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Mismeasurement of the Elasticity of Intertemporal Substitution:The Role of Limited Stock Market Participation


  • Muhammet Fatih Guvenen


In this paper, we reconcile two opposing views about the elasticity of intertemporal substitution (EIS), a parameter that plays a key role in macroeconomic analysis. On the one hand, empirical studies using aggregate consumption data typically find that the EIS is close to zero (Hall 1988). On the other hand, calibrated macroeconomic models designed to match growth and business cycle facts typically require that the EIS be close to one. We show that this apparent contradiction arises from ignoring two kinds of heterogeneity across individuals. First, a large fraction of households in the U.S. do not participate in stock markets. Second, a variety of microeconomic studies using individual-level data conclude that an individual's EIS increases with his wealth. We analyze a dynamic economy which incorporates both kinds of heterogeneity. We find that limited participation creates substantial wealth inequality matching that in U.S. data. Consequently, the dynamic behavior of output and investment is almost entirely determined by the preferences of the wealthy minority of households. At the same time, since consumption is much more evenly distributed across households than is wealth, estimation using aggregate consumption uncovers the low EIS of the majority of households (i.e., the poor). Our model also matches a number of cross-sectional features of the U.S. data that are otherwise difficult to explain. Finally, using simulated data generated by our heterogeneous-agent model, we show that the econometric methods used by Hall and others produce biased estimates of the average EIS across individuals. In particular, ignoring the correlation of instruments with (the omitted) conditional variances in the log-linearized Euler equation biases the estimate of the EIS downward by as much as 60%.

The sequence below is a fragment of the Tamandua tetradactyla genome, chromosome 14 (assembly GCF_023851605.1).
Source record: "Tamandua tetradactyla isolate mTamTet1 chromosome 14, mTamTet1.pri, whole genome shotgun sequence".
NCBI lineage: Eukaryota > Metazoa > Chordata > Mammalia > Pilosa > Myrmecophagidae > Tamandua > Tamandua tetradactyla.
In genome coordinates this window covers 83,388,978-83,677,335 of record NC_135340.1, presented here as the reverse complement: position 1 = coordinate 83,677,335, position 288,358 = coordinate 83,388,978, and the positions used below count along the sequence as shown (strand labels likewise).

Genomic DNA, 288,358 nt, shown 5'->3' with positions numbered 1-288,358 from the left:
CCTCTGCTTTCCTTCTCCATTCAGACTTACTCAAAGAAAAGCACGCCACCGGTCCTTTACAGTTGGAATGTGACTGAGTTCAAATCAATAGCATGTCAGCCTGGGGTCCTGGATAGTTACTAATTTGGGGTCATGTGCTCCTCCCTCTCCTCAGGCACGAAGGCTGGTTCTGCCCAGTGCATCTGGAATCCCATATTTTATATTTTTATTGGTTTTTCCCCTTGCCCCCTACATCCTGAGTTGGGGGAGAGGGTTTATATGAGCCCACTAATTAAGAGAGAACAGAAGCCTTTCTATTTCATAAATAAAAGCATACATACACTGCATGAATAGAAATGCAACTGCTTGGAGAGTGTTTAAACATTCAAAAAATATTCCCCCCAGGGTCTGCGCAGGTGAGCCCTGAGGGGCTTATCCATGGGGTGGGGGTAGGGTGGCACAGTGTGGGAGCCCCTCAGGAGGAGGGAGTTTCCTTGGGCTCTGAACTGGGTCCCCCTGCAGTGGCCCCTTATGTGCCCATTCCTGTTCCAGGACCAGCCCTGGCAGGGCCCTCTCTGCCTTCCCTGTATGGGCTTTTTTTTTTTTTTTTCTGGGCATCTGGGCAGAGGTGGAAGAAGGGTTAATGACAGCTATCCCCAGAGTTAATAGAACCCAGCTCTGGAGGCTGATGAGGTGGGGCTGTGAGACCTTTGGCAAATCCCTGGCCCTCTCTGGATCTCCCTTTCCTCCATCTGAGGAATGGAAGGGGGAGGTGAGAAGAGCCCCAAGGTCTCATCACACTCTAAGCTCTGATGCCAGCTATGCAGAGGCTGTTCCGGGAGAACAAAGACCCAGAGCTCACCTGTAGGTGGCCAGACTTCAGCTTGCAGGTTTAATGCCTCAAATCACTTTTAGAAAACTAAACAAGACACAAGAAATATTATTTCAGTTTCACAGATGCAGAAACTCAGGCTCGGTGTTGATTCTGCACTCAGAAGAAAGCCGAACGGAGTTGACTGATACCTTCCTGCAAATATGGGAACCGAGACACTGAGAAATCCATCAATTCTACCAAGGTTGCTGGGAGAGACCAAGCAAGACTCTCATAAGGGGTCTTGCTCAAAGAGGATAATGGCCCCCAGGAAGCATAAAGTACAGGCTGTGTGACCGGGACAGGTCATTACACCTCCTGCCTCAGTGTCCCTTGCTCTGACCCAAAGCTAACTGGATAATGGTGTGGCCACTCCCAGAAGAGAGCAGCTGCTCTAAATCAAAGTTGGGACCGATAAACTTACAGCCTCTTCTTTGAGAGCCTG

Suggested Citation

  • Muhammet Fatih Guvenen, 2000. "Mismeasurement of the Elasticity of Intertemporal Substitution:The Role of Limited Stock Market Participation," GSIA Working Papers 2000-E26, Carnegie Mellon University, Tepper School of Business.
  • Handle: RePEc:cmu:gsiawp:386

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    Cited by:

    1. Benzoni, Luca & Collin-Dufresne, Pierre & Goldstein, Robert S., 2011. "Explaining asset pricing puzzles associated with the 1987 market crash," Journal of Financial Economics, Elsevier, vol. 101(3), pages 552-573, September.
    2. Ravi Bansal, 2007. "Long-run risks and financial markets," Review, Federal Reserve Bank of St. Louis, issue Jul, pages 283-300.
    3. David Domeij & Martin Floden, 2006. "The Labor-Supply Elasticity and Borrowing Constraints: Why Estimates are Biased," Review of Economic Dynamics, Elsevier for the Society for Economic Dynamics, vol. 9(2), pages 242-262, April.
    4. repec:wsi:qjfxxx:v:03:y:2013:i:01:n:s2010139213500018 is not listed on IDEAS

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